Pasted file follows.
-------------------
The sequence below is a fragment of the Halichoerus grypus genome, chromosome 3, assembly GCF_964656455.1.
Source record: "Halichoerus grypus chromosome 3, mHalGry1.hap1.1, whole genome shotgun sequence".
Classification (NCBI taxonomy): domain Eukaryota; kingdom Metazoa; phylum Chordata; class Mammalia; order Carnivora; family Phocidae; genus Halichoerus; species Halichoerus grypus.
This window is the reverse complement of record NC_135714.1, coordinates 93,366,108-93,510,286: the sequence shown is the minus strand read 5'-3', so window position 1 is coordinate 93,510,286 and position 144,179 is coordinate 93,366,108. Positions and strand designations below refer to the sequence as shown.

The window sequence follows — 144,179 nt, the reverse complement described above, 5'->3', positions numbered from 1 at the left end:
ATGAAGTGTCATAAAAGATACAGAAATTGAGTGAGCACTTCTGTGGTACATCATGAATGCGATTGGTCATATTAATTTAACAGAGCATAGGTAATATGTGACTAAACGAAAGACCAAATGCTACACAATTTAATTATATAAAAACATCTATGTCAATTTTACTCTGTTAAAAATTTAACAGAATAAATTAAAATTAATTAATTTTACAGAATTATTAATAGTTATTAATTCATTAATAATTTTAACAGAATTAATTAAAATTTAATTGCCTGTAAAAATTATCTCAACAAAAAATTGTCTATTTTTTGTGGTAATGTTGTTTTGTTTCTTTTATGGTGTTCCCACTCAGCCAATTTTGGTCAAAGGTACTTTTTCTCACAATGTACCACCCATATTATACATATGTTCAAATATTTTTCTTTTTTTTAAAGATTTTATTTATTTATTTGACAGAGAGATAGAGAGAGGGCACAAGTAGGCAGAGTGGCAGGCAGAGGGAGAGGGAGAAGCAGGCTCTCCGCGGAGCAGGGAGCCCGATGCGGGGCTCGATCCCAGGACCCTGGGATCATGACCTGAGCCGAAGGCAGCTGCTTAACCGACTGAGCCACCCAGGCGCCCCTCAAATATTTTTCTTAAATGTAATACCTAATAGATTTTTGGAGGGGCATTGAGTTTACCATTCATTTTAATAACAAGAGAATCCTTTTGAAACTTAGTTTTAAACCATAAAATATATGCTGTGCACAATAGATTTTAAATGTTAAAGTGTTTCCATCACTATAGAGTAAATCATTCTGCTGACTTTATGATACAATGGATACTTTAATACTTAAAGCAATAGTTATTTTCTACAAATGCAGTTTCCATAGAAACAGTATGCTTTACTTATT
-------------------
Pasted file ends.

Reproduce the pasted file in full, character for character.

The sequence below is a fragment of the Halichoerus grypus genome, chromosome 3, assembly GCF_964656455.1.
Source record: "Halichoerus grypus chromosome 3, mHalGry1.hap1.1, whole genome shotgun sequence".
Classification (NCBI taxonomy): domain Eukaryota; kingdom Metazoa; phylum Chordata; class Mammalia; order Carnivora; family Phocidae; genus Halichoerus; species Halichoerus grypus.
This window is the reverse complement of record NC_135714.1, coordinates 93,366,108-93,510,286: the sequence shown is the minus strand read 5'-3', so window position 1 is coordinate 93,510,286 and position 144,179 is coordinate 93,366,108. Positions and strand designations below refer to the sequence as shown.

The window sequence follows — 144,179 nt, the reverse complement described above, 5'->3', positions numbered from 1 at the left end:
ATGAAGTGTCATAAAAGATACAGAAATTGAGTGAGCACTTCTGTGGTACATCATGAATGCGATTGGTCATATTAATTTAACAGAGCATAGGTAATATGTGACTAAACGAAAGACCAAATGCTACACAATTTAATTATATAAAAACATCTATGTCAATTTTACTCTGTTAAAAATTTAACAGAATAAATTAAAATTAATTAATTTTACAGAATTATTAATAGTTATTAATTCATTAATAATTTTAACAGAATTAATTAAAATTTAATTGCCTGTAAAAATTATCTCAACAAAAAATTGTCTATTTTTTGTGGTAATGTTGTTTTGTTTCTTTTATGGTGTTCCCACTCAGCCAATTTTGGTCAAAGGTACTTTTTCTCACAATGTACCACCCATATTATACATATGTTCAAATATTTTTCTTTTTTTTAAAGATTTTATTTATTTATTTGACAGAGAGATAGAGAGAGGGCACAAGTAGGCAGAGTGGCAGGCAGAGGGAGAGGGAGAAGCAGGCTCTCCGCGGAGCAGGGAGCCCGATGCGGGGCTCGATCCCAGGACCCTGGGATCATGACCTGAGCCGAAGGCAGCTGCTTAACCGACTGAGCCACCCAGGCGCCCCTCAAATATTTTTCTTAAATGTAATACCTAATAGATTTTTGGAGGGGCATTGAGTTTACCATTCATTTTAATAACAAGAGAATCCTTTTGAAACTTAGTTTTAAACCATAAAATATATGCTGTGCACAATAGATTTTAAATGTTAAAGTGTTTCCATCACTATAGAGTAAATCATTCTGCTGACTTTATGATACAATGGATACTTTAATACTTAAAGCAATAGTTATTTTCTACAAATGCAGTTTCCATAGAAACAGTATGCTTTACTTATT